Tequila is a Magical Village!
I know that sounds like something you drunkenly slur out aloud after 8 or 9 shots, but the town of Tequila, about 60 kms outside of Guadalajara, has been designated a Pueblo Magico by the Tourism Board of Mexico:
A 'Magical Village' is a place with symbolism, legends, history, important events, day-to-day life - in other words, 'magic' in its social and cultural manifestations, with great opportunities for tourism
The town of Tequila is famous for birthing the liquor of the same name. I had reservations about visiting this Magic Village, because of my bad experiences with the drink. The last shot of Tequila I ever had was in 2005, after a bender of a night in the Dominican Republic with a couple of friends. The morning-after-dry-heaving-head-pounding-walls-moving-around-you-hangover was the worst I've ever had in my life, and I swore off To-Kill-Ya forever.
But no harm in visiting the town, right?
Panhandlers compete for pesos by performing tricks between red lights. Currently this is the bar:
Guy with a mohawk, juggling flaming torches, while on a stepladdder, covered head-to-toe in silver paint...
It's a beautiful, sunny day for a day-trip. As we leave Guadalajara, we make sure we plot a route with no Cuota roads. It turns out the free highways have a few entertaining twists and curves as it leaves the city and heads up into the hills. Still need to be careful around the blind corners because of this:
In the off-season, Alonso drives an 18-wheeler through Mexico
Riding through the streets of Tequila, Neda has her eyes set on the prize straight ahead - CuervoLand! Or Mundo Cuervo in Spanish.
The Tourism Board has really pulled out all the stops, and when we arrive into the city centre, we're greeted by music and a troupe of dancers dressed in indigenous costumes performing ritualistic dances.
Performer dressed in Aztec costume
Depicting an Aztec ritualistic dance
The captain of the dance crew calls it: "Una vez mas!"
Bells and bubbles
Tourism machine is even putting the kids to work
Tequila is made from the blue agave plant, which is found here in abundance, because of the fertile red volcanic soil in the region. However, the distilled liquor can only be rightly called "Tequila" if it is brewed only in this town. Throughout the city, there are several pieces of art, paintings and statues dedicated to the process of making Tequila and the farming of the agave plant.
Hector and Manuel's latest practical joke on Juan may have gone a little too far this time...
The Mariachi - an ever-present Mexican tradition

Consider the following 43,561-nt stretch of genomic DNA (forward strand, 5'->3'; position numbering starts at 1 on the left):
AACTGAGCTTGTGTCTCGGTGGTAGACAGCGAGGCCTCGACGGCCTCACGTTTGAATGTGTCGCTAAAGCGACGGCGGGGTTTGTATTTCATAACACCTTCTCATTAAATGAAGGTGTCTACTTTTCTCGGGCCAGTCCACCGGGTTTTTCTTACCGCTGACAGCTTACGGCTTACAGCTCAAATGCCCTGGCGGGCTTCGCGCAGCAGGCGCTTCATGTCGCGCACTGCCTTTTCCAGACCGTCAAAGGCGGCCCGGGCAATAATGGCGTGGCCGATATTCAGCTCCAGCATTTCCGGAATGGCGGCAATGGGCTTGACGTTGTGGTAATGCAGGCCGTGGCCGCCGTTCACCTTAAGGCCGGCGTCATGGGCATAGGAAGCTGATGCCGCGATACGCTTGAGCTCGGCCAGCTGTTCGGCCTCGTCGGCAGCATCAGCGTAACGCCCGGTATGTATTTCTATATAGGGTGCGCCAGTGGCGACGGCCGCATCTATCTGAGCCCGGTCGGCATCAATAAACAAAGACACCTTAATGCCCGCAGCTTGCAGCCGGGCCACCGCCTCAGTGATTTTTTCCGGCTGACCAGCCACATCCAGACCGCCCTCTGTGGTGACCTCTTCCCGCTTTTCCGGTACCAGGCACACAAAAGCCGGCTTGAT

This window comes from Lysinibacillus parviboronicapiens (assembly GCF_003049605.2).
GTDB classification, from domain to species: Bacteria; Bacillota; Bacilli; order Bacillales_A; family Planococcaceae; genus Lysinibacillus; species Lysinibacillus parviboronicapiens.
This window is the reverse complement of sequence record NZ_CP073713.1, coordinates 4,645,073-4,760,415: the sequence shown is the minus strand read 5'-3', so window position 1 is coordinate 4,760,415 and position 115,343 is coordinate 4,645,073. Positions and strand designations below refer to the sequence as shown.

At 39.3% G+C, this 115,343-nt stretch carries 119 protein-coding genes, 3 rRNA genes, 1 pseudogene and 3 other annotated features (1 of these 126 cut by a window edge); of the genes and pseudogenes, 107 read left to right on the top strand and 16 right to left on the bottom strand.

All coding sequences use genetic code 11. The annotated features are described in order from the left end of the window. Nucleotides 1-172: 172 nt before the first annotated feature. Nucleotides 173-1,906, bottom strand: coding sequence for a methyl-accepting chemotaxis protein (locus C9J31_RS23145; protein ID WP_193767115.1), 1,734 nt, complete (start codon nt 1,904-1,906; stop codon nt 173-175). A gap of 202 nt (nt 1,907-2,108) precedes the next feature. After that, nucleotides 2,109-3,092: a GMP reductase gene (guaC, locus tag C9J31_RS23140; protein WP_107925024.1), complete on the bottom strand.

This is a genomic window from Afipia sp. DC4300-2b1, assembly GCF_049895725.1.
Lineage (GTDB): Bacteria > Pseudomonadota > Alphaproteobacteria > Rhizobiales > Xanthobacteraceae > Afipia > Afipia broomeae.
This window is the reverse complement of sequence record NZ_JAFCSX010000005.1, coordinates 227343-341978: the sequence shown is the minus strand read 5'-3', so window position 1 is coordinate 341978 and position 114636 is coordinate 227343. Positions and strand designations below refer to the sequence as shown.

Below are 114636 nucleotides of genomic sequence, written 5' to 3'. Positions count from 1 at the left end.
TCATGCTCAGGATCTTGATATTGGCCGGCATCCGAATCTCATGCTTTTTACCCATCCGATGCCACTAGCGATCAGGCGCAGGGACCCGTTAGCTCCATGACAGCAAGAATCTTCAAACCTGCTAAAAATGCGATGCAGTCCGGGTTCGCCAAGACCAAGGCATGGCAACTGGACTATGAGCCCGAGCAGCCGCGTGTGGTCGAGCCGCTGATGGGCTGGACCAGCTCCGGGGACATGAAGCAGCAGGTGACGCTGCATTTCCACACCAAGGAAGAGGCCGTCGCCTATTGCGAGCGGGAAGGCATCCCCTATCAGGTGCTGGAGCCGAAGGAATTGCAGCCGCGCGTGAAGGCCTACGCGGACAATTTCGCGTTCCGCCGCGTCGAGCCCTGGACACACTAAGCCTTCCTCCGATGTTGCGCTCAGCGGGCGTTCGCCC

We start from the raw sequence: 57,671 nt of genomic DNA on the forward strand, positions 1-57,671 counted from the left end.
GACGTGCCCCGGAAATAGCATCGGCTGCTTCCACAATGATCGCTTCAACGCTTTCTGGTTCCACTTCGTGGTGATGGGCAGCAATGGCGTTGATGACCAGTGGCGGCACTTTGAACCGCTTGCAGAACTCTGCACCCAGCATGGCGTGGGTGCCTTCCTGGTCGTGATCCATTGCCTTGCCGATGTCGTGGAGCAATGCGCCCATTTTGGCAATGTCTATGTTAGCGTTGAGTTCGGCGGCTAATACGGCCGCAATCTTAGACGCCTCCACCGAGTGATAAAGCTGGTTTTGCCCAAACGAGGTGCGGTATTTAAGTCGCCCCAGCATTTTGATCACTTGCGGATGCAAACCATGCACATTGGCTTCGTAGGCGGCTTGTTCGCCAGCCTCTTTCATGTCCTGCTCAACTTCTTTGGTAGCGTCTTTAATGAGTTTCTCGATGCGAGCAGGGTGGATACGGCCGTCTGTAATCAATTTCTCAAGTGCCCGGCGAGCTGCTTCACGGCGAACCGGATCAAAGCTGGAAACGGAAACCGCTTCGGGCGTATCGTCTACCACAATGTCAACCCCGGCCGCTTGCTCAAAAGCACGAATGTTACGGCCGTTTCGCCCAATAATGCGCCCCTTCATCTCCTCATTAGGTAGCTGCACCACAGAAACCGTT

Neda booked us on a tour of the Jose Cuervo factory, which is headquartered in town. This is quite a popular tour, and there is a special train that runs to and from Guadalajara called the "Tequila Express", that is very popular and allows people to get liquored up here without having to drive back drunk. I had no idea that Neda booked us on the Tasting Tour of Mundo Cuervo... UGH!
Disclaimer: These bikes stayed parked until we were 100% sober again
It all starts off with a little shot
More performers in Cuervo Land
To help fund this trip, I am now shooting magazine ads for Jose Cuervo
Our assigned tour guide describes the process involved in creating Tequila, all the way from harvesting the agave plant, baking it, sticking it in huge steel vats, then into wooden barrels and finally pouring it down people's throats. Neda was only interested in the last step, so we really didn't pay a lot of attention to those in-between steps...
Agave plants. Cuervo is Spanish for "Crow".
Our tour guide looked exactly like Dani Pedrosa. Except he was normal-sized and knew a heck of a lot about tequila. After the "basic" tour had ended, because Neda had booked us on the extended "Tasting Tour", we were led to the basement of Mundo Cuervo, into the special secret cellar where 250-year old, 30,000 peso bottles of Tequila were being stockpiled for the next Baktun.
We were offered a taste of Jose Cuervo Reserva de la Familia, $150/bottle, only sold in Mexico
By now, we were more than a couple of shots into the tour and I was dreading the impending after-effects. I was assured by our tour guide that the infamous Tequila Hangover is caused by other sugars added to the tequila and that the 100% Agave alcohol with no added sugars shouldn't cause any ill-effects. OhReeeeeaally...?
Tequila tasting class? Or Cascade commercial?
After the secret cellar tour, we were taken upstairs to the tasting room where we were given three tequilas, blanco, annilo and geez, I can't remember... the rest is kind of hazy... I think at one point, I put our guide in a headlock and then I gave him a little noogie while screaming, "Who's your daddy, Dani! That's right, Jorge's your daddy!", then we were kicked out of the tasting room...
So after the Tasting Room debacle, this was the only tequila offered to us. Here, Neda is a bit more sober than I am...
We spent the rest of the evening sobering up while munching on cheap tacos in an eatery just outside of the main plaza. I was not feeling too good. One of the folks in our tour group recommended that we take the Cuota road back home because there were a lot of drunk people driving on the way back to Guadalajara. So we dished out the pesos begrudgingly, even though it did thankfully get us back to our hotel much quicker.
I crawled into bed with a really bad tequila headache that didn't go away when the sun rose the next day.
Oh god, never again! (damn you dani pedrosa)